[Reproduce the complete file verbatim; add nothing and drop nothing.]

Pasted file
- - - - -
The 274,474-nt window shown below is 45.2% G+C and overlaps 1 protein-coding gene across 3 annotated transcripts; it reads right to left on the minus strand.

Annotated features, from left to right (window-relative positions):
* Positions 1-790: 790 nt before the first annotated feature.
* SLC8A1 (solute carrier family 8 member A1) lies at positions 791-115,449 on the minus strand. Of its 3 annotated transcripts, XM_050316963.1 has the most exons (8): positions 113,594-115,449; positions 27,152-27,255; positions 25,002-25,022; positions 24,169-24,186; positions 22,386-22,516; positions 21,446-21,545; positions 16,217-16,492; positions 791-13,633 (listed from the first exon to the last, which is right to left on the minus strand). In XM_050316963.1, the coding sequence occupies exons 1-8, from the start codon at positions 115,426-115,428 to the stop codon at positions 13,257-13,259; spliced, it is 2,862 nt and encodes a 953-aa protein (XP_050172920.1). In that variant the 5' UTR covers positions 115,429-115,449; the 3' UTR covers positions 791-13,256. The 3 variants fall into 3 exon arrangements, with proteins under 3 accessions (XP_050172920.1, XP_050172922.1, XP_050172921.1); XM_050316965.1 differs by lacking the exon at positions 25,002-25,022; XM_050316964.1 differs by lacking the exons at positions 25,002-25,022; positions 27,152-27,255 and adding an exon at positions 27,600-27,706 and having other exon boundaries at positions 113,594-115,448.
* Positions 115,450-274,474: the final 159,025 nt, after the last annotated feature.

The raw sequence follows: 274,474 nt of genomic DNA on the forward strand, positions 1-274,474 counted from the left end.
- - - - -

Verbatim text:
The 274,474-nt window shown below is 45.2% G+C and overlaps 1 protein-coding gene across 3 annotated transcripts; it reads right to left on the minus strand.

Annotated features, from left to right (window-relative positions):
* Positions 1-790: 790 nt before the first annotated feature.
* SLC8A1 (solute carrier family 8 member A1) lies at positions 791-115,449 on the minus strand. Of its 3 annotated transcripts, XM_050316963.1 has the most exons (8): positions 113,594-115,449; positions 27,152-27,255; positions 25,002-25,022; positions 24,169-24,186; positions 22,386-22,516; positions 21,446-21,545; positions 16,217-16,492; positions 791-13,633 (listed from the first exon to the last, which is right to left on the minus strand). In XM_050316963.1, the coding sequence occupies exons 1-8, from the start codon at positions 115,426-115,428 to the stop codon at positions 13,257-13,259; spliced, it is 2,862 nt and encodes a 953-aa protein (XP_050172920.1). In that variant the 5' UTR covers positions 115,429-115,449; the 3' UTR covers positions 791-13,256. The 3 variants fall into 3 exon arrangements, with proteins under 3 accessions (XP_050172920.1, XP_050172922.1, XP_050172921.1); XM_050316965.1 differs by lacking the exon at positions 25,002-25,022; XM_050316964.1 differs by lacking the exons at positions 25,002-25,022; positions 27,152-27,255 and adding an exon at positions 27,600-27,706 and having other exon boundaries at positions 113,594-115,448.
* Positions 115,450-274,474: the final 159,025 nt, after the last annotated feature.

The raw sequence follows: 274,474 nt of genomic DNA on the forward strand, positions 1-274,474 counted from the left end.